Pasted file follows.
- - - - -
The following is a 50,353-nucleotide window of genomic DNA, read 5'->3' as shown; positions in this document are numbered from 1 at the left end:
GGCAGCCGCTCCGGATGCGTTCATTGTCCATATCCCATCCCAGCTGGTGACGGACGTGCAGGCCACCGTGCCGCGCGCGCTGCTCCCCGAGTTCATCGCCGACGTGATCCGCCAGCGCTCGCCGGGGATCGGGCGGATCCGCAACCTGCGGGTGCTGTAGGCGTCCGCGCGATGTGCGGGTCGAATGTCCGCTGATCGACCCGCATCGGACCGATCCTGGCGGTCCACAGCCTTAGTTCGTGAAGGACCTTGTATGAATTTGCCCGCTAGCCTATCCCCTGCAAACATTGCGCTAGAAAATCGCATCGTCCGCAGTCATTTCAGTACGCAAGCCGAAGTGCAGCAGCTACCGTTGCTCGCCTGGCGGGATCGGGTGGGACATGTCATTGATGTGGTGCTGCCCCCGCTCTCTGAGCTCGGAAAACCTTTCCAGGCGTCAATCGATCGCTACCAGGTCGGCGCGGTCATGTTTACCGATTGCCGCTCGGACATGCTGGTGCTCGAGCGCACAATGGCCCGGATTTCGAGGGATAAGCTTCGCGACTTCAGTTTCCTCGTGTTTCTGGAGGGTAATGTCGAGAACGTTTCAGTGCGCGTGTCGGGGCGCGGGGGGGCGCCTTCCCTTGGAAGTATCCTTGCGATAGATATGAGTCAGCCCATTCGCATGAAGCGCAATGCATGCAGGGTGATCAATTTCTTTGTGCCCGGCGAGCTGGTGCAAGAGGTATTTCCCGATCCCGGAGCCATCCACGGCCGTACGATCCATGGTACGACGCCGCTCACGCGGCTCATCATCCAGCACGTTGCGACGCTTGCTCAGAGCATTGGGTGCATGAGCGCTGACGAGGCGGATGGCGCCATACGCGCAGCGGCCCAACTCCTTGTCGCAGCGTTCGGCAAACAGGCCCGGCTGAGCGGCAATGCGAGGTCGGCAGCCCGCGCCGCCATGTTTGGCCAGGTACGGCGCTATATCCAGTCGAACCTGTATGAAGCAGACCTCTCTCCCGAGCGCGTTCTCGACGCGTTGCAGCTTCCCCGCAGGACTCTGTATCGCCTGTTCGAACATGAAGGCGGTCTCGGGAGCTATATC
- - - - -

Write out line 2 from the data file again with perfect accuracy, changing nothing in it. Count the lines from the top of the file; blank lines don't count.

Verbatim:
GGCAGCCGCTCCGGATGCGTTCATTGTCCATATCCCATCCCAGCTGGTGACGGACGTGCAGGCCACCGTGCCGCGCGCGCTGCTCCCCGAGTTCATCGCCGACGTGATCCGCCAGCGCTCGCCGGGGATCGGGCGGATCCGCAACCTGCGGGTGCTGTAGGCGTCCGCGCGATGTGCGGGTCGAATGTCCGCTGATCGACCCGCATCGGACCGATCCTGGCGGTCCACAGCCTTAGTTCGTGAAGGACCTTGTATGAATTTGCCCGCTAGCCTATCCCCTGCAAACATTGCGCTAGAAAATCGCATCGTCCGCAGTCATTTCAGTACGCAAGCCGAAGTGCAGCAGCTACCGTTGCTCGCCTGGCGGGATCGGGTGGGACATGTCATTGATGTGGTGCTGCCCCCGCTCTCTGAGCTCGGAAAACCTTTCCAGGCGTCAATCGATCGCTACCAGGTCGGCGCGGTCATGTTTACCGATTGCCGCTCGGACATGCTGGTGCTCGAGCGCACAATGGCCCGGATTTCGAGGGATAAGCTTCGCGACTTCAGTTTCCTCGTGTTTCTGGAGGGTAATGTCGAGAACGTTTCAGTGCGCGTGTCGGGGCGCGGGGGGGCGCCTTCCCTTGGAAGTATCCTTGCGATAGATATGAGTCAGCCCATTCGCATGAAGCGCAATGCATGCAGGGTGATCAATTTCTTTGTGCCCGGCGAGCTGGTGCAAGAGGTATTTCCCGATCCCGGAGCCATCCACGGCCGTACGATCCATGGTACGACGCCGCTCACGCGGCTCATCATCCAGCACGTTGCGACGCTTGCTCAGAGCATTGGGTGCATGAGCGCTGACGAGGCGGATGGCGCCATACGCGCAGCGGCCCAACTCCTTGTCGCAGCGTTCGGCAAACAGGCCCGGCTGAGCGGCAATGCGAGGTCGGCAGCCCGCGCCGCCATGTTTGGCCAGGTACGGCGCTATATCCAGTCGAACCTGTATGAAGCAGACCTCTCTCCCGAGCGCGTTCTCGACGCGTTGCAGCTTCCCCGCAGGACTCTGTATCGCCTGTTCGAACATGAAGGCGGTCTCGGGAGCTATATC